Robeco makes headway in Greater China
Dutch asset manager Robeco seems to be back on track after the crisis, having signed several deals for distribution, institutional mandates and sub-advisory partnerships across Asia in recent months, in line with plans set out in 2007.
In China, the Robeco Teda Sustainable Private Equity Fund, sponsored by Tianjin government, was approved to operate in December, when it also got the green light from the country's National Development and Reform Commission. NDRC approval confers the significant benefit that only funds it has approved can be reviewed for investment by Chinese government funds, pension funds and insurance companies.
In the past five years, only 24 in three batches of funds have been approved by the NDRC. Moreover, Robeco's product is the only NDRC-approved fund that focuses on clean technology and sustainability, says Frances Chang, Hong Kong-based chief executive for Greater China and Southeast Asia at Robeco Asia Investment Centre. It is also the only one that invests overseas and has foreign participation as a general partner.
"There are not many sustainable funds like this selling into China," she tells AsianInvestor, adding that it is renminbi-denominated, sources investments locally and will invest 50% in China and 50% globally.
Robeco is also making progress in Taiwan, having set up a securities investment consulting enterprise (Sice) with the approval of the Financial Supervisory Commission in September. The firm is now awaiting final approval on the master agents and Robeco funds registration from Taiwan's Securities & Futures Bureau.
Taiwan requires that offshore funds have a master agent in place for fund distribution. Robeco works with two local partners, Fubon Sice as master agent for its Sustainable Asset Management (SAM) funds and Shin Kong Securities Investment Trust Enterprise (Site) as master agent for Robeco funds. (Zurich-based SAM is a subsidiary of the Dutch firm.)
Robeco expects to receive approval for Shin Kong Site and Fubon Sice in March and May respectively. "With multiple master agents, we can easily roll out product on a more extensive basis," says Chang, who joined the firm in 2007.
(In Taiwan, a fund house needs a Site licence for manufacturing products and a Sice licence to set up onshore relationships with wholesale distributors. With a master agent licence, fund houses can offer offshore products into a Sice before the products even reach bank shelves and retail clients.)
In addition to its retail business through the master agent system, Robeco also taps into the institutional market, and Chang says the firm focuses on two main pillars: government institutions and sub-advisory business.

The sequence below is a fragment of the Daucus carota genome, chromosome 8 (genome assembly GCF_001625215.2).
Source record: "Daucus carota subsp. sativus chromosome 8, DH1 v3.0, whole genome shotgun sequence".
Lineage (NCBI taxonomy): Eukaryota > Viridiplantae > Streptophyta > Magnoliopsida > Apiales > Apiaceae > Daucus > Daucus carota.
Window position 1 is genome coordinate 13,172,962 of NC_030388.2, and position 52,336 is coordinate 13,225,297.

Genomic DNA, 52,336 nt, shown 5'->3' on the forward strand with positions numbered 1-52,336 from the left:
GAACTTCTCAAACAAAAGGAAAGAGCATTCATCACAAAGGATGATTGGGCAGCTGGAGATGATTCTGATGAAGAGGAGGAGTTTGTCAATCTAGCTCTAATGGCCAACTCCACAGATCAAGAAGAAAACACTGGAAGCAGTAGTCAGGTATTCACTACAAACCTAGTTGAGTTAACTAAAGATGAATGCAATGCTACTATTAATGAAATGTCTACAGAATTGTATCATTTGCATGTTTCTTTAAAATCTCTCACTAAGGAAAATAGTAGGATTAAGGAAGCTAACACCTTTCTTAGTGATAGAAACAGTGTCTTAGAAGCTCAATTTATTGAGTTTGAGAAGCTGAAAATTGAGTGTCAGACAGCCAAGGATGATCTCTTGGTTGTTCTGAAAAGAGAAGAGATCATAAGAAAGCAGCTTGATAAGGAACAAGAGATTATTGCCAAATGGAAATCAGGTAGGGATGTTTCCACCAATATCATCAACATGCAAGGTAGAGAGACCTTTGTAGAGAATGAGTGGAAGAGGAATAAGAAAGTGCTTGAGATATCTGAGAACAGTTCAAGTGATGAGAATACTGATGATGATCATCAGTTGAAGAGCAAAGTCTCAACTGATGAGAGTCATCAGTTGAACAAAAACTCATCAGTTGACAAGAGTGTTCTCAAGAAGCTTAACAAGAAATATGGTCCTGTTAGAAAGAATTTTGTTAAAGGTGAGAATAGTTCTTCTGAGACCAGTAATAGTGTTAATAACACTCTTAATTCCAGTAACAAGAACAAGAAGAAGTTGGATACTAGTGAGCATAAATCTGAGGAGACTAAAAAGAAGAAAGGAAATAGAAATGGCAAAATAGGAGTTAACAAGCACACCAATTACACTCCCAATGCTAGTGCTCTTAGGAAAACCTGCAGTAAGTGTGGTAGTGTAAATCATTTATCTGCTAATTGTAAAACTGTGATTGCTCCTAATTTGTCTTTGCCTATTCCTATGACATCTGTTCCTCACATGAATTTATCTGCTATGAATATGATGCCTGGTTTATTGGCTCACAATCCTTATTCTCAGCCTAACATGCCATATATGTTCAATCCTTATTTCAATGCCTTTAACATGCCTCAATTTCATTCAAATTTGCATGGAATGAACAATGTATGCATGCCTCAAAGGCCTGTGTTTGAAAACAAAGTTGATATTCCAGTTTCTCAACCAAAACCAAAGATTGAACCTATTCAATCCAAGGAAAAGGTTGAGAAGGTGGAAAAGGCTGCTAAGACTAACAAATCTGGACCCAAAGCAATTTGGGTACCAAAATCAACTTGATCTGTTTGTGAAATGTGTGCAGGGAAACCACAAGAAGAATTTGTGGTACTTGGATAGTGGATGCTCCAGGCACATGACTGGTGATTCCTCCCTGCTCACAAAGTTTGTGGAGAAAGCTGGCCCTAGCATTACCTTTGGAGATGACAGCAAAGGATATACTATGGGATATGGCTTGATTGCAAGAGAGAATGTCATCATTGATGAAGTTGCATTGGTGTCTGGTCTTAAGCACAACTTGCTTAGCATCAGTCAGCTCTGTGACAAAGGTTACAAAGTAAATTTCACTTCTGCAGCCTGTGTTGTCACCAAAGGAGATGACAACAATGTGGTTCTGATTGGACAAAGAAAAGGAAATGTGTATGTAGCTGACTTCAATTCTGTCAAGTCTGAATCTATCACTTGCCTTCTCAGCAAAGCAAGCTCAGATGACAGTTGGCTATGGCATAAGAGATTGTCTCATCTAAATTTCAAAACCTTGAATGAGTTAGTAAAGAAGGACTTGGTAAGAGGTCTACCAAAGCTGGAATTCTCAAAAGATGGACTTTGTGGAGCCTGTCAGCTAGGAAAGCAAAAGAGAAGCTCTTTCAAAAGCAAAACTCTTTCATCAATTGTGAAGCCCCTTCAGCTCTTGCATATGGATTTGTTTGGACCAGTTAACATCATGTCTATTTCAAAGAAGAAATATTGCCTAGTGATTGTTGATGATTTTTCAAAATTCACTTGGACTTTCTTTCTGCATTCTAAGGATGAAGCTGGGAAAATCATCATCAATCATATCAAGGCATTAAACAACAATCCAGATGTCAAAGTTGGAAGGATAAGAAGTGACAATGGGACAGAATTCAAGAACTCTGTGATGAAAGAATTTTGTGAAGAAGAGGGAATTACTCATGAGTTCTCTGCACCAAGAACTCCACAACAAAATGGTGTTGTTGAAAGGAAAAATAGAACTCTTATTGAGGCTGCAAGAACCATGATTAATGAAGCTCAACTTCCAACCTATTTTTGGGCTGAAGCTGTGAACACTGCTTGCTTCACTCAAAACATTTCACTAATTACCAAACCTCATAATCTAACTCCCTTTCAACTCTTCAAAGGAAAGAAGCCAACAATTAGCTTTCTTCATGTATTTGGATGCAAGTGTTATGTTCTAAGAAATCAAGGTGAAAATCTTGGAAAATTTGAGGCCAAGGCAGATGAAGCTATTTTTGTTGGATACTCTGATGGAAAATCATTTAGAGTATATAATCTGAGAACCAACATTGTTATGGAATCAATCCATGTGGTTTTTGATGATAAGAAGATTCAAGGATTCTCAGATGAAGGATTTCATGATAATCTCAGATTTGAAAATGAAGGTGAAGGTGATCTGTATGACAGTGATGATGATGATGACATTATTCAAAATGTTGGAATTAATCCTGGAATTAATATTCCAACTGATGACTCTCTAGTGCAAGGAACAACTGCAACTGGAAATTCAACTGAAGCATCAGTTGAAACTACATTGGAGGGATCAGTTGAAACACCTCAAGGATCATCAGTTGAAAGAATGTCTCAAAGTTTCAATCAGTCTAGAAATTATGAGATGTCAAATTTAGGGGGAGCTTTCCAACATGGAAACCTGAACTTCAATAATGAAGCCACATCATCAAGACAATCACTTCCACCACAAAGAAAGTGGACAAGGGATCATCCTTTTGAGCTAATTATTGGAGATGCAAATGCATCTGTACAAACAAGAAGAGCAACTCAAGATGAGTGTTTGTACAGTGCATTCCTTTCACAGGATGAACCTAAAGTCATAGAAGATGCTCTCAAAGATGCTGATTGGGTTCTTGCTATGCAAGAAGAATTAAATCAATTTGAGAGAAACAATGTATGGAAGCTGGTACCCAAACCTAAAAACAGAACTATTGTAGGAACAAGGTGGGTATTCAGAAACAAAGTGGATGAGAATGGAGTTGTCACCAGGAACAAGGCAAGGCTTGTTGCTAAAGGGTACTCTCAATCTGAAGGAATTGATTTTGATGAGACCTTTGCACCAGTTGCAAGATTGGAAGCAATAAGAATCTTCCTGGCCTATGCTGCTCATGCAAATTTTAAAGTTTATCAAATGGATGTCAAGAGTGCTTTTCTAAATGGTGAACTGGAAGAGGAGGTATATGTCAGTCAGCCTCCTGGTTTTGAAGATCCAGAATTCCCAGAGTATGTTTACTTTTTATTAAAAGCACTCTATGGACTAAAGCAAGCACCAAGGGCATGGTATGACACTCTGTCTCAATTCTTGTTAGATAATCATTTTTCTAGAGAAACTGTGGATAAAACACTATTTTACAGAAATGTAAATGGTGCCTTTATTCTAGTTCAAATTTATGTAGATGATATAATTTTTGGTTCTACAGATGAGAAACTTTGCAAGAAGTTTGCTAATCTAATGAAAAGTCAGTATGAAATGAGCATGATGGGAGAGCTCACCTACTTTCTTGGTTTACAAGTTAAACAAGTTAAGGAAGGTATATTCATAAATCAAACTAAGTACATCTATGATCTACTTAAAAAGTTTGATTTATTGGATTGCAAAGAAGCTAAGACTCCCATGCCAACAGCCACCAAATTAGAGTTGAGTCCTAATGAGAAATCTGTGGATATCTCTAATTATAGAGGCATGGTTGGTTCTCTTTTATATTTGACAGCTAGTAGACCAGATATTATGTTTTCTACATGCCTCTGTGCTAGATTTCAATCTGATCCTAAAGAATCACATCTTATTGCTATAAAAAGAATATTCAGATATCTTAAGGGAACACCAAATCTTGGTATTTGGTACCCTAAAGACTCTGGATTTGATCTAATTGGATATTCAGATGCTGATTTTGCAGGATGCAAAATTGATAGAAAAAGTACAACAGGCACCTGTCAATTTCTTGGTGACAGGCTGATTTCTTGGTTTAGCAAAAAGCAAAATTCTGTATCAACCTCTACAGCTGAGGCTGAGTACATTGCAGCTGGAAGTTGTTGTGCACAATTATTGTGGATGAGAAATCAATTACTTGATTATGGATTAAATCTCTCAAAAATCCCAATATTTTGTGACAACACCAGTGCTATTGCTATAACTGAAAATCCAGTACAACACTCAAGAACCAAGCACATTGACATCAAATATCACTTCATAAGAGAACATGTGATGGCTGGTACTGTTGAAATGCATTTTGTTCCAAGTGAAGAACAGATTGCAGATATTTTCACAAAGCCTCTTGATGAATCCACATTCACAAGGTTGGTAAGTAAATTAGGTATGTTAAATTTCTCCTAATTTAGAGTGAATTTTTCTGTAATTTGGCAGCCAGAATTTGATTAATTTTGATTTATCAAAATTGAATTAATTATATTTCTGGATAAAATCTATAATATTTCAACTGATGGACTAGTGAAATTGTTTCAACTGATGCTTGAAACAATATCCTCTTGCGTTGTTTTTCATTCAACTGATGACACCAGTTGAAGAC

In the past, Robeco did not qualify to seek mandates from government funds. But a local presence means the firm will be able to take part in the manager-selection process for government mandates. "We will move aggressively into that market," says Chang, who is a Taiwanese native and has strong contacts in the country's fund market.
As for providing sub-advisory business to fund managers in Taiwan, Robeco completed fundraising for a new partner last week on a $100 million China and India mandate. Prior to these deals, Robeco had four existing partners on mandates each worth $50 million to $80 million.
The firm had planned to roll out in Taiwan quicker than it did in 2008, says Chang, but was delayed by the crisis. Still, thanks to Robeco's existing customer base there, clients are very confident in the manager's abilities, she adds.
However, Robeco has seen its biggest growth coming from institutional clients. "In 2009 we saw more institutional investors showing more interest in this region through ETFs and other passive index strategies," says Chang. "Passive investments have, since 2008, been gaining more attention, but in the long run it is active products that will be the main products for both institutions and retail investors."
Elsewhere, Robeco is also expanding aggressively in Southeast Asia, having submitted to more than 20 requests for proposals to institutions in the region. The manager has built up sub-advisory partnerships with local fund managers in Malaysia and Thailand, among other markets. Chang expects to sign more such deals, given that local fund managers in Southeast Asia are increasingly looking to invest overseas and want help in doing so.
However, Robeco is likely to find it tougher in some jurisdictions. "It will be quite difficult for us in Hong Kong," says Chang, "as there is a lot of competition and the regulatory environment has tightened up. A lot of our distribution partners have been reviewing their product offering." While in the past distributors had followed a very open architecture, now they are cutting down the number of fund houses they work with, she says, in a clear shift towards more "guided architecture".
Nevertheless, Robeco expects to sign a big distribution agreement in the territory in the first half of this year and start rolling it out late in the second quarter. The fund manager already has relationships with global private banks, retail banks and insurance companies, says Chang, some of which it established last year.
Meanwhile, the Dutch firm also opened an office in South Korea in August to support its sub-advisory business and continue institutional sales efforts. It also has an asset-management venture in India it set up in 2007 with Bangalore-based Canara Bank.